Peter Brotzman, Saxophone Colossus

May 3, 2014
3 mins read

peterbrotzmann_scThe first time German saxophone colossus Peter Brotzmann toured New Zealand in 1986, Gary Steel experienced multiple epiphanies. This is the account he wrote for the Evening Post.



Peter Brotzmann and Peter Kowald, Downstage Theatre, Sunday

AS WEST GERMANS Peter Brotzmann and Peter Kowald nag the hell out of their various saxophones and a double bass, it becomes evident we’re getting a crash course in musical terrorism.
Brotzmann – severe and stolid in Bohemian beard and busy moustache – pampers, strokes and howls into his horns; Kowald – shaven-haired and draped over his instrument like a dead puppet – pulls, preens and attacks the strings of his battered beast.
pbstartseiteThis music attacks, is ferocious. German expressionist jazz, it is rigidly stated, dark and full of jagged, leaping shadows. Nothing is atmosphere, nothing is pointless, and nothing is wallpaper. It is disciplined, intense, studied and spontaneous.
We hear nothing familiar in the three entirely improvised pieces.
Occasionally, things let up; a little light contrasts the darkness. And humour, too. Brotzmann’s blowing can get baby soft; that sax can even be the dummy in the mouth of the baby. And just like a baby, Brotzmann’s inclined to get aggravated – for no apparent reason – and fly off on a temper and jump up and down on stage and BLOW. This can be funny and scary. Believe me.
As with any abstract art, it’s up to the audience to identify how well – and how honestly – the artist is expressing himself away from the safety of the paint-by-numbers brigade. It helps that Brotzmann and Kowald obviously know their chosen instruments inside out; these objects are intimate friends and mortal enemies. When frustration sets in at the mechanics of having to work this curl of metal, Brotzmann will take off his mouth-piece and screech into that for 10 minutes. The saxist slopes off, looking for a drink. Kowald plays on, oblivious, pulsing veins bulging on his forehead.
Kowald, more than his co-adventurer, often seems to be in search of some elusive lost chord, floundering helplessly up and down those fat strings. This happens increasingly towards the end of the set, when the energy subsides and we wonder if Sunday nights were meant for such stressful events.
2267100193_fd5e464b29_oDivine inspiration cannot manifest itself in the player 100 percent of the time, and the joy of free music is that when it does happen – which itself might occur only briefly – it’s an illuminating, first-hand experience.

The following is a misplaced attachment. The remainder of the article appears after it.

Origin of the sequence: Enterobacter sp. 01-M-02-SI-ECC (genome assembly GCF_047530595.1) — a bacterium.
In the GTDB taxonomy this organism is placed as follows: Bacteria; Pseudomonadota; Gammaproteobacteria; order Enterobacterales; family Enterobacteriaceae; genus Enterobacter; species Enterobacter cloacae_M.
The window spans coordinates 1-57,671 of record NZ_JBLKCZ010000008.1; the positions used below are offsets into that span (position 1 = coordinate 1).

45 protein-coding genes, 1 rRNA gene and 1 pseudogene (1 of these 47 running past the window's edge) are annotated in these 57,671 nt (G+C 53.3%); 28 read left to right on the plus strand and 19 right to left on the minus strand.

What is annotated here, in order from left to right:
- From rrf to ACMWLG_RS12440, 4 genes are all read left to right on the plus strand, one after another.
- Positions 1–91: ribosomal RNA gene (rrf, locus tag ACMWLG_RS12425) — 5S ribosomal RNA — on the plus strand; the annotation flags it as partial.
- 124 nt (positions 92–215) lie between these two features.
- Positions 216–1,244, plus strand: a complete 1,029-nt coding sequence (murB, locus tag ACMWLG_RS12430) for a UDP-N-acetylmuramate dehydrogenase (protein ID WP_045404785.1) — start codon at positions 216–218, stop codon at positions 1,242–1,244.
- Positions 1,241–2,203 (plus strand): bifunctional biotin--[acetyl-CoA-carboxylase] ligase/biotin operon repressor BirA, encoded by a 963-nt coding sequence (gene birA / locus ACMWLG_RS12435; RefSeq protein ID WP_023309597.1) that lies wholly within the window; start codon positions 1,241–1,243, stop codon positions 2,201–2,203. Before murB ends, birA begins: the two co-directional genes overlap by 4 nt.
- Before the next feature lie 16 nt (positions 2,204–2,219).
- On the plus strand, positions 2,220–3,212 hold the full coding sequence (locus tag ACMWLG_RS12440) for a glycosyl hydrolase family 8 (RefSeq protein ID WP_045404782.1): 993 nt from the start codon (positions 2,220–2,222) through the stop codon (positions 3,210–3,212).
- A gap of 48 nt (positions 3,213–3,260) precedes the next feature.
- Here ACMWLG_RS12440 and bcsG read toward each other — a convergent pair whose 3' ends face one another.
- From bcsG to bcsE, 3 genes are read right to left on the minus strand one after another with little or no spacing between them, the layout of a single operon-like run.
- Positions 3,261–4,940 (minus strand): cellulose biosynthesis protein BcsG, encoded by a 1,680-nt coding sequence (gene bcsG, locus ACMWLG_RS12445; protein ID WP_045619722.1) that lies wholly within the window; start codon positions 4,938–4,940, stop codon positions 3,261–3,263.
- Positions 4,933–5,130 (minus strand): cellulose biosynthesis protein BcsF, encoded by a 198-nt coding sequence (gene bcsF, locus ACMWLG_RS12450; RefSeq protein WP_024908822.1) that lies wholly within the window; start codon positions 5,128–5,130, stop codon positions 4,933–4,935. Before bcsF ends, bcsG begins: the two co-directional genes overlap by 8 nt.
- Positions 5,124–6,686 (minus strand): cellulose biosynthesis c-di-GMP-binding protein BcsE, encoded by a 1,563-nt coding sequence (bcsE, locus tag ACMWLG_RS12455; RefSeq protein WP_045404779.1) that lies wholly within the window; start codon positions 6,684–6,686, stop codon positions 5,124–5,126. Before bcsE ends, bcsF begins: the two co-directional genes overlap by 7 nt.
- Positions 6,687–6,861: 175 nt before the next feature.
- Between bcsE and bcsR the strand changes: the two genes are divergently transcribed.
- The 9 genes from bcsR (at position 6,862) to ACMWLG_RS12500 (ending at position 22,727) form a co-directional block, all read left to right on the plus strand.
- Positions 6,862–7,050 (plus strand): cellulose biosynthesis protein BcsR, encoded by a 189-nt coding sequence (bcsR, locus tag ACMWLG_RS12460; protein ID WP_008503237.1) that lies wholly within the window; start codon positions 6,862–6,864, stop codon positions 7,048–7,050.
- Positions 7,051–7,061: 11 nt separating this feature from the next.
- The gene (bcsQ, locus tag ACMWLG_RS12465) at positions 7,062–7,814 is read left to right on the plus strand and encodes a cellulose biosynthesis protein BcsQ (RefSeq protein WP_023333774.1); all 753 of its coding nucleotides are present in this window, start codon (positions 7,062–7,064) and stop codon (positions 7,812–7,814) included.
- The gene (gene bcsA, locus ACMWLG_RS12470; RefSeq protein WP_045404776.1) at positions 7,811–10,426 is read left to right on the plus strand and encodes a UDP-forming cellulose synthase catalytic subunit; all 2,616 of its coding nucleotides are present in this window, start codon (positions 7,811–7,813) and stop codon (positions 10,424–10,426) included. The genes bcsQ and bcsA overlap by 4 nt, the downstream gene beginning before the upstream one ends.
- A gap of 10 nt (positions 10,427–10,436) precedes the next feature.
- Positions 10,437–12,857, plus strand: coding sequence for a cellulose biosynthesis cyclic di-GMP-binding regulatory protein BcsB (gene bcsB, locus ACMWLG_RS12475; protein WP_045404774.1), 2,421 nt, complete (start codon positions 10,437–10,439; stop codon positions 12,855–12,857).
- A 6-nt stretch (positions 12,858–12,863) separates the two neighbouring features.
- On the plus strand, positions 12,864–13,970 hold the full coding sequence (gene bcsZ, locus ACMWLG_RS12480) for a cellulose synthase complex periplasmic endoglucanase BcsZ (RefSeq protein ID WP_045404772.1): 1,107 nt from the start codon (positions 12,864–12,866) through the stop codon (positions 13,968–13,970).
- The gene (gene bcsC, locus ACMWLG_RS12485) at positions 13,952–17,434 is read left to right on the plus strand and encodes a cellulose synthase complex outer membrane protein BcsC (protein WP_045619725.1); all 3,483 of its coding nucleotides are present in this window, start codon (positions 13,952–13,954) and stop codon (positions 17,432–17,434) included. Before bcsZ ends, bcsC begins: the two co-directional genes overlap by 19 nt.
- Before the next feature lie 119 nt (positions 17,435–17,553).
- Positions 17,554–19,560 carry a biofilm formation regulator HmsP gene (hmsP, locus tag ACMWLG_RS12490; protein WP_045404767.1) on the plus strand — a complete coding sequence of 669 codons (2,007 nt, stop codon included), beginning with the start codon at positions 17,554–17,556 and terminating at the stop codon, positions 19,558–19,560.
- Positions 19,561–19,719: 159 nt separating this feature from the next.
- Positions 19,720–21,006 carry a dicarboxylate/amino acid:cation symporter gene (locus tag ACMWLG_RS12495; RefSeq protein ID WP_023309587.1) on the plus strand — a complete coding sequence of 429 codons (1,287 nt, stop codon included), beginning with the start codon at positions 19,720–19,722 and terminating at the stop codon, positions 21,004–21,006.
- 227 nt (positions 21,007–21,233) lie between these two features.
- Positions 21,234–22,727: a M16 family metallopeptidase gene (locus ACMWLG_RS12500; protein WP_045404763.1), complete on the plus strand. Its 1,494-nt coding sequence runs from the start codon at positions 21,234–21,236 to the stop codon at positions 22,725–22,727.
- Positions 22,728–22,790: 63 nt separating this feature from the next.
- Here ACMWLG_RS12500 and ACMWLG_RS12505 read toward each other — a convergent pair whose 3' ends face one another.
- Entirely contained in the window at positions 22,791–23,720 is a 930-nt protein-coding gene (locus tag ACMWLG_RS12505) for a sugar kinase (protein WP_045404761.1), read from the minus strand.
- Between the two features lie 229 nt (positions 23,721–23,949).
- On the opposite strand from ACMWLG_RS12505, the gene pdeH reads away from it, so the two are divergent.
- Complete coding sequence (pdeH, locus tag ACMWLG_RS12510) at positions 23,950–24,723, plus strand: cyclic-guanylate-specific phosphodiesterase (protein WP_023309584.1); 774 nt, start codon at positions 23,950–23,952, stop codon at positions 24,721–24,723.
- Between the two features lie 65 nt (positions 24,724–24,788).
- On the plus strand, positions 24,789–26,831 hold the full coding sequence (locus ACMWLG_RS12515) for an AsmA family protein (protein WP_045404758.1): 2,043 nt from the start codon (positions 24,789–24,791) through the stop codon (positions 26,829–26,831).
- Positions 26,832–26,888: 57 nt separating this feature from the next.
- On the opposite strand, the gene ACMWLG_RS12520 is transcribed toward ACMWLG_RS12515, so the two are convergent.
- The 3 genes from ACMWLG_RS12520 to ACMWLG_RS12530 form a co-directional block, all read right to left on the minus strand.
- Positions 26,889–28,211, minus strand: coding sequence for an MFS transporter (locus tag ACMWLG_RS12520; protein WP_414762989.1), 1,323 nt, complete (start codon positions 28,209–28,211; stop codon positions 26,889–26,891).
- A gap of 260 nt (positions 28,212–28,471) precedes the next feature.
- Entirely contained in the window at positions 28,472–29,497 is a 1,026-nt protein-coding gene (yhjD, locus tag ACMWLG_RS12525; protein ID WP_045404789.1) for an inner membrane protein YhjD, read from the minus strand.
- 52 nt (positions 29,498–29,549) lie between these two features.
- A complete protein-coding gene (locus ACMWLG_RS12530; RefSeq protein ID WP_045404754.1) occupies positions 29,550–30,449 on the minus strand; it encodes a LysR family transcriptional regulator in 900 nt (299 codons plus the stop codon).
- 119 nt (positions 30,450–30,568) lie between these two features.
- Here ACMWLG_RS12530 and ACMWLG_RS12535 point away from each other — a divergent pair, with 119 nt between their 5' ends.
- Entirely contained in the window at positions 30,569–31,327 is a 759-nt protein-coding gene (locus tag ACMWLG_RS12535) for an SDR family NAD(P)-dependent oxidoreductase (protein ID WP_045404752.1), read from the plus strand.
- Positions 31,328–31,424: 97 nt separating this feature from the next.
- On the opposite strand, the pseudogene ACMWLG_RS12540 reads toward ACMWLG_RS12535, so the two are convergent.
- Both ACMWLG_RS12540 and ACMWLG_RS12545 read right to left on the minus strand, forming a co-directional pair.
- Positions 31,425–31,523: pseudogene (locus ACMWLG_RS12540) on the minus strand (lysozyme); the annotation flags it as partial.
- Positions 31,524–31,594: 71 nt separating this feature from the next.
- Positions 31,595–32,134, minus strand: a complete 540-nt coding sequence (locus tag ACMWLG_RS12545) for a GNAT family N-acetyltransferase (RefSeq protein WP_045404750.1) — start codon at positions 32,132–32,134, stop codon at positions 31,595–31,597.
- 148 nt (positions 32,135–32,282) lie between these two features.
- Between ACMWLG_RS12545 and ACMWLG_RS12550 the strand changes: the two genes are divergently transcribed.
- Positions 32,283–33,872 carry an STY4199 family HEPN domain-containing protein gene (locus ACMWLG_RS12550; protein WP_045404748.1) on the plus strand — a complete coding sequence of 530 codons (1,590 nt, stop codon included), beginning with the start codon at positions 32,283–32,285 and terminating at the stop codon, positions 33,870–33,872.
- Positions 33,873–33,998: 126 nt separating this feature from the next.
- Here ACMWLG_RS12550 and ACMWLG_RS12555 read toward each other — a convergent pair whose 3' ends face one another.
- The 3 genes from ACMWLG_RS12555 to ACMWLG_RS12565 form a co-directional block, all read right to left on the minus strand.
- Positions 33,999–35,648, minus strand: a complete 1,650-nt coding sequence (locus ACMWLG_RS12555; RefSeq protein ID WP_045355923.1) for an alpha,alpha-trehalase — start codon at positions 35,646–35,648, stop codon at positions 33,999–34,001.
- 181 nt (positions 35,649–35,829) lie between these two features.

Free music is the search for that special emotion, and a new way of expressing it. It is not defined just by chord progressions and a series of notes; that’s manipulation, like a second-rate landscape on a suburban wall. This is nota mirror, it’s a hammer, and the creative lava goes directly from its source, still hot, to the receptacle, the listener.
Euro free jazz is a rarefied thing; somehow, it retains much of the fierce emotion of the American sounds that gave birth to it. But in the transition it has become a renegade chamber music, a recital. In Europe, this music is often performed in a festival context, with a performance art aspect.
Tonight, I long for someone to get onstage and scream and laugh at the silent audience, who may as well have been watching television. Our reticence deprived this event of a certain spark. GARY STEEL
• The Peters Brotzmann and Kowald are back in the Capital on Thursday for a musicians’ workshop at Wellington Polytechnic. For more information, contact the Goethe Institute.

Notes: I was thinking about how I’d love to be at Saturday night’s Peter Brotzmann show in Auckland, his first appearance here since way back in 1986 and knowing that it would be foolhardy to try, with a major flu boiling away in my system and one blocked ear to boot! Then I came across this review of that earlier show, and it made me gnash my teeth in disappointment – nearly 30 years on, unless Brotzmann does a Leonard Cohen on us, it’s unlikely that he’ll be returning here again. My review probably doesn’t quite convey the series of small epiphanies I experienced that night. I was familiar with jazz music’s more adventurous explorations, but nothing prepared me for the savagery of Brotzmann’s attack. And it was my first exposure to his particular artistry: back then, I hadn’t even heard the overwhelming intensity of his 1967 Machine Gun album, which made most rock music sound very pale indeed, and seeing/hearing him in a live context did something that recordings of improvised music seldom do: it gave me tingles. Lastly, if you’ve bothered to read my obscure footnote, whether or not you’re going/went/didn’t quite get to the show, it’s worth reading this recent Graham Reied interview with Brotzmann, where he mentions the terrible audiences last time he was here. He’s right. I’m glad we’ve got a bit more boisterous since the ‘80s.



Steel has been penning his pungent prose for 40 years for publications too numerous to mention, most of them consigned to the annals of history. He is Witchdoctor's Editor-In-Chief/Music and Film Editor. He has strong opinions and remains unrepentant. Steel's full bio can be found here

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